A column about history, culture, policy, and things in between.
I have no idea what the average age of the readers of this column is, or how many will recognize this title, taken from the lyrics of Neil Young's great protest song, Ohio.
He wrote it in condemnation of the fatal shootings of four students at Kent State University on May 4, 1970. The disjointed and fractured guitar riff, the devastating salvo of lyrics that form the title of this column, and the hauntingly repeated background vocals of "four dead in Ohio", are imprinted upon the musical DNA of an entire generation.
I thought of this song last night when I saw more sad news from Ohio. Yesterday a Federal Judge there enabled thousands of people to register and then vote on the same day, without even modest checks of identification or residency to stem what will now be a tsunami of illegal votes in next month's Presidential election. It is news that will result in many more than "four dead" voting in Ohio.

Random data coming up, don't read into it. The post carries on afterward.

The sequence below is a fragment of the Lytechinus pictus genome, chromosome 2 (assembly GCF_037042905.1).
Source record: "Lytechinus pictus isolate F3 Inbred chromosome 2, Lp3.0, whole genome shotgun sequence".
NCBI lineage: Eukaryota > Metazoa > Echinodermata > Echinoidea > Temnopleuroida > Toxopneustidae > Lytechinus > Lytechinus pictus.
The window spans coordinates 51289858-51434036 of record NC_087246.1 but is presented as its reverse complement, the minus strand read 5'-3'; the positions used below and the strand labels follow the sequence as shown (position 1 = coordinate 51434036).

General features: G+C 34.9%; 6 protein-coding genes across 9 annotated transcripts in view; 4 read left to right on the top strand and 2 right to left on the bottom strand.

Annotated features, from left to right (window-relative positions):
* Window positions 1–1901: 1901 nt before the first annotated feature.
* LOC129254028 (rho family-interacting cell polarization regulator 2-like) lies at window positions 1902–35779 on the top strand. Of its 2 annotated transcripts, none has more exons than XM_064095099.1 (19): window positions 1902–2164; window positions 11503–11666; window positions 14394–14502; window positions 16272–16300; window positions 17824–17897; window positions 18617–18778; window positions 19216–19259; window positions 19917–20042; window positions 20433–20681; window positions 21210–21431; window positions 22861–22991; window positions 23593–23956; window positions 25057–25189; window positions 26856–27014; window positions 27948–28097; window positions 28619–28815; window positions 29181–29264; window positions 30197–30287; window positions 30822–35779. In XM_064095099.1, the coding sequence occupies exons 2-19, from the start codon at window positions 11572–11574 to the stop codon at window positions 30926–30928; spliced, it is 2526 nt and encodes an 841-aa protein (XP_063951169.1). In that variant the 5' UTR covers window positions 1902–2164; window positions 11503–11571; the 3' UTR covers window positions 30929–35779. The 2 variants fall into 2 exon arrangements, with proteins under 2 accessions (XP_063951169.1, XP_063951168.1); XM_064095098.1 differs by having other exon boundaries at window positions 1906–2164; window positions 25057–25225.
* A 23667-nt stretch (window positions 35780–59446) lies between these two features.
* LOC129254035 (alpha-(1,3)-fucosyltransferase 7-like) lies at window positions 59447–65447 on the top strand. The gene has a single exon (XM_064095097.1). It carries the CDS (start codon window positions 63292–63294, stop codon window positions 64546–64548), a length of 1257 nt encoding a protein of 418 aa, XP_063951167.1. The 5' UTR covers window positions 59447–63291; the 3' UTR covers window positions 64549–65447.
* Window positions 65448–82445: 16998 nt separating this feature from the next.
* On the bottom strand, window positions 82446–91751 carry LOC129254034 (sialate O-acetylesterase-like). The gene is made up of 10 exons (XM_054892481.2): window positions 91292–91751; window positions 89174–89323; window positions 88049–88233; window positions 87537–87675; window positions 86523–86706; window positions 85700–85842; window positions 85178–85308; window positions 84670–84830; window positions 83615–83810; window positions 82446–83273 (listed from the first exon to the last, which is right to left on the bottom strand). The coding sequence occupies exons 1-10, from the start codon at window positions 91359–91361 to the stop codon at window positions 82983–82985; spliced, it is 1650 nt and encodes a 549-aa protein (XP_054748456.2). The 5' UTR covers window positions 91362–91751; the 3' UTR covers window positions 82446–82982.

Of all the important stories that are routinely ignored by America's hopelessly biased main-stream media, election fraud is the most serious and the most damning. Regardless of where one stands on the political spectrum, we can all recognize the reality of the last ten years. It is the reality of dramatic increases in voter fraud, along with one of our two major political parties that is consistently and adamantly opposed to even the most moderate steps to ensure that pople who ARE voting SHOULD be voting.
It is a reality that will probably decide our next major election.
And it is a tragedy as great as the one Neil Young wrote about.